As a general rule, when it comes to TV, spinoffs aren’t that great. It’s an uphill battle taking a character from a beloved show, putting them in a new setting and pleasing an audience. For every every successful spinoff, there are a half-dozen failed attempts like Joey, Baywatch Nights or Golden Palace (from The Golden Girls).
But lately it seems networks and producers are hopeful as ever that spinoffs will build on the success of their parent shows. Currently in development are spinoffs of Once Upon A Time, Boy Meets World and The Vampire Diaries. We may even see a Breaking Bad spinoff.
We’ve listed our favorite spinoffs here so they might act as inspiration for producers taking on the challenge. Or, maybe we just complied this list to remind ourselves that these developing shows could join the list of exceptions, not the rule.
Here are our 10 favorite TV show spinoffs that got it right.
10. The Cleveland Show
In 2001, Seth MacFarlane helped usher in a new era of animation with his smart, dark comedy Family Guy. The show, mainly about the dysfunctional Griffin family, introduced us to Cleveland Brown as the neighbor and friend of Peter. Insightful, slow-talking Cleveland meets and marries Donna (and her children) in Season Four after divorcing his wife for cheating on him. The Cleveland Show picks up with Cleveland and his new family after they move from Quahog to Virginia. The Cleveland Show is still fairly new at four seasons. But it earns a spot on our list for the ability of MacFarlane to create Family Guy twice (three times if you count American Dad) while still offering something new and hilarious.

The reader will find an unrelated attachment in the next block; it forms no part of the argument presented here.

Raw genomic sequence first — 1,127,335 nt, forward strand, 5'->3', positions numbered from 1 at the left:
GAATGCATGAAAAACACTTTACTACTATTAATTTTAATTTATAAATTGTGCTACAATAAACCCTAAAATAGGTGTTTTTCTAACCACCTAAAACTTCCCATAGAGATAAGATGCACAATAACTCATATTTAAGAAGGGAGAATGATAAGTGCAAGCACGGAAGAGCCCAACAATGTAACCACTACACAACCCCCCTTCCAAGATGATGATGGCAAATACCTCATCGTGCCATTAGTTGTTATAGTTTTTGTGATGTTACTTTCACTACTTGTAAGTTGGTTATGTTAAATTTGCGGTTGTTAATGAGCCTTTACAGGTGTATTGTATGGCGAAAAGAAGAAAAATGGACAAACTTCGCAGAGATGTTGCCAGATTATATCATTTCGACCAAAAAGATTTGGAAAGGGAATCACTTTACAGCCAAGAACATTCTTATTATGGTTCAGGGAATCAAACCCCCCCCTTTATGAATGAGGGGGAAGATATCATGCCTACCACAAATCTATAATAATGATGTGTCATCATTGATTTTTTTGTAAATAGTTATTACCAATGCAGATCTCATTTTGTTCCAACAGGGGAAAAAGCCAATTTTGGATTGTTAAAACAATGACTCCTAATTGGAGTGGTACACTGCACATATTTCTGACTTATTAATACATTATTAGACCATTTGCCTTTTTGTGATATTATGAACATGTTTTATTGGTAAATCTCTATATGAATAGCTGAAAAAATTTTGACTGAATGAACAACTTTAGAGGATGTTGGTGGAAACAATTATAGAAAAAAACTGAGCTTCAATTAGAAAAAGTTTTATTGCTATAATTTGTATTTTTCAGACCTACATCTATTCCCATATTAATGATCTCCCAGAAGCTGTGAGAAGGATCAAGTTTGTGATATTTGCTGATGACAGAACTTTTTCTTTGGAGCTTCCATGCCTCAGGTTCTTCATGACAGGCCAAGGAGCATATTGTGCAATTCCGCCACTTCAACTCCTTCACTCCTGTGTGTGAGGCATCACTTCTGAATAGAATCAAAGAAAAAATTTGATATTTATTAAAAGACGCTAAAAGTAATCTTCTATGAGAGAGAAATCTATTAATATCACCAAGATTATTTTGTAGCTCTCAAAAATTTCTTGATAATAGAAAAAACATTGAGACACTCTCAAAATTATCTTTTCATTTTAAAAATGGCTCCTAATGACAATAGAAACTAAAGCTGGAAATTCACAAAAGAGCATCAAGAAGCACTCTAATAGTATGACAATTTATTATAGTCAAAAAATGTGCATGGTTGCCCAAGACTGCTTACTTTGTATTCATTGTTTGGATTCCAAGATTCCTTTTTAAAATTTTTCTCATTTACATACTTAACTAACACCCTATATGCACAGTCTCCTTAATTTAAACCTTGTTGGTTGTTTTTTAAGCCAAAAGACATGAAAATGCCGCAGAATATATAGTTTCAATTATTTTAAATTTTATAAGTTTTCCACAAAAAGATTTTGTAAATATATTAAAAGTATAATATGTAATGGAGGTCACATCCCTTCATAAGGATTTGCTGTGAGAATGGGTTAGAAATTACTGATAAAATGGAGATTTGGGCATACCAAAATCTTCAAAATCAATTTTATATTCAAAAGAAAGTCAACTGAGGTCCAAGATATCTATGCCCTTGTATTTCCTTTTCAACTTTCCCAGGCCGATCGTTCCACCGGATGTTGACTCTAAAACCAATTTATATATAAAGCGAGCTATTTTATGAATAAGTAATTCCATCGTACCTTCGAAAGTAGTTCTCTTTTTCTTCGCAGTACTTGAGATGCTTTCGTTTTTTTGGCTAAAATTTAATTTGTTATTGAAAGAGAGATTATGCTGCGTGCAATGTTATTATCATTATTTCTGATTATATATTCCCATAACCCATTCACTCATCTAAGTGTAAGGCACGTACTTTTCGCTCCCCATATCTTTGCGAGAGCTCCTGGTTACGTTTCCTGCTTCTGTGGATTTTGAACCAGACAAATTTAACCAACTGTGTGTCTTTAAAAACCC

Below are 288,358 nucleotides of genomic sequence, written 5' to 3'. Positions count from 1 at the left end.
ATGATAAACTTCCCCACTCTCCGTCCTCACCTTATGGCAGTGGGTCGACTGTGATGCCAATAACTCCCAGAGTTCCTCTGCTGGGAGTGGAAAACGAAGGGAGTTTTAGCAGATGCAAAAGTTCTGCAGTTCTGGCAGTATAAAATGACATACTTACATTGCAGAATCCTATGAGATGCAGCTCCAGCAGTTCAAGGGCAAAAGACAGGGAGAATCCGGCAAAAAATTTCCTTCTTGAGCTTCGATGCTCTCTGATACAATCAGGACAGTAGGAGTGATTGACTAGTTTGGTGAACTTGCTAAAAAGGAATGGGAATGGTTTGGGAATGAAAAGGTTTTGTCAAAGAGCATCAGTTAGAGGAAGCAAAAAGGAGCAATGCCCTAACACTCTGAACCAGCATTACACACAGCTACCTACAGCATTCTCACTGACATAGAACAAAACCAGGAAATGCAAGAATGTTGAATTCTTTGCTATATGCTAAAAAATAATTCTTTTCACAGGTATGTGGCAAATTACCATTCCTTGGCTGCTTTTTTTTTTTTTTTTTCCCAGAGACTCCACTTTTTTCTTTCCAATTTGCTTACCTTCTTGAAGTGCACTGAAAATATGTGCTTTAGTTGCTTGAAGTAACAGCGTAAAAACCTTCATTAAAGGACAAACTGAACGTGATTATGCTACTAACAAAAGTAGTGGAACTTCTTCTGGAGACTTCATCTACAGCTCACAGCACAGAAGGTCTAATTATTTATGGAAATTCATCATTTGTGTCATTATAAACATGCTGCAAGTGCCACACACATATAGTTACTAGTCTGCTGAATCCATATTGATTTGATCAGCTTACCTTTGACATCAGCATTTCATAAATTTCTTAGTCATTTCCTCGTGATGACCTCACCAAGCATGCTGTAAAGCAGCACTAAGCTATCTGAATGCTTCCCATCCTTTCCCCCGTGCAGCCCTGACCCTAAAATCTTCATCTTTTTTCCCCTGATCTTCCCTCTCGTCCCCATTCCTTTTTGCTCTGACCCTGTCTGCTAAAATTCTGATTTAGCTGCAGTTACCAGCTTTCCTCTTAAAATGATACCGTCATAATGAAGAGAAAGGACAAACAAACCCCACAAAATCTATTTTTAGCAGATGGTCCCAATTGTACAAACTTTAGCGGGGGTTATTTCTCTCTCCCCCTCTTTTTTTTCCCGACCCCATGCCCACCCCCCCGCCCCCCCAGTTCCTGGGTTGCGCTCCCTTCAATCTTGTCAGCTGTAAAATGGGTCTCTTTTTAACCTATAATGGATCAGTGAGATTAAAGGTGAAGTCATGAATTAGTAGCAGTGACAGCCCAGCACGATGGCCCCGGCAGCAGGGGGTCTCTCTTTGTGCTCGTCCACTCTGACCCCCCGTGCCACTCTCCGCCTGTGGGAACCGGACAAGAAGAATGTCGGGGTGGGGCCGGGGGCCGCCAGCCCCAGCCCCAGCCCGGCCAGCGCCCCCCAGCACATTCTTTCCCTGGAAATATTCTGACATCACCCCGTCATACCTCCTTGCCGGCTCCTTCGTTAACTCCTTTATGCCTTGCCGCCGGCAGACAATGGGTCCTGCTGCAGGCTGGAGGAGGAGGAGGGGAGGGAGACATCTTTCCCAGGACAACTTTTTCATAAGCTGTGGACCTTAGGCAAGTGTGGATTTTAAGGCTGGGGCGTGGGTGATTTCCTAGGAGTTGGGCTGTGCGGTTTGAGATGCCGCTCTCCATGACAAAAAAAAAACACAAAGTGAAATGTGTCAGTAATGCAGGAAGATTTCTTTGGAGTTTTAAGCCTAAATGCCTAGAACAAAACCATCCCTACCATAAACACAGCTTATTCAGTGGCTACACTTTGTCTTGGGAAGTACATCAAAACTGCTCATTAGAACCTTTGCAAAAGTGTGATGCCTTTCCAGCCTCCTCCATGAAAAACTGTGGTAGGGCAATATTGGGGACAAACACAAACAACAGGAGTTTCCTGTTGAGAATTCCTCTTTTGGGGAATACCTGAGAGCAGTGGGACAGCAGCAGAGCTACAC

9. Laverne and Shirley
BFFs Laverne and Shirley first appeared on our TV screens on Happy Days as friends of the epitome of cool himself, Fonzie. Laverne and Shirley took place in Milwaukee and remained in the same time period as Happy Days. Although the show wasn’t as closely associated to its parent show as some spinoffs, characters from both shows made the occasional guest appearance on the other. The show was a sitcom but dealt with some heavy topics such as unplanned pregnancy and death. Audiences watched the duo “make their dreams come true ” for eight seasons until the show ended in 1983.
Beavis and Butt-head
The sarcastic, acerbic Daria was first seen in the world of Beavis and Butt-head on MTV in 1993. She was smarter than the two main characters and acted as an intelligent counter to their idiocy. Daria is slightly unique in the spinoff realm as the series has completely different creators from its parent show. Mike Jugde, who created Beavis and Butt-head, was not involved in the making of Daria but did release the rights to the character to Glenn Eichler and Susie Lynn. The show, which also aired on MTV, premiered in 1997, the same year Beavis and Butt-head’s eight-season run ended. The series had very few references to Beavis and Butt-head but drew in smart, young adults. Daria ran for five seasons and ended in 2002.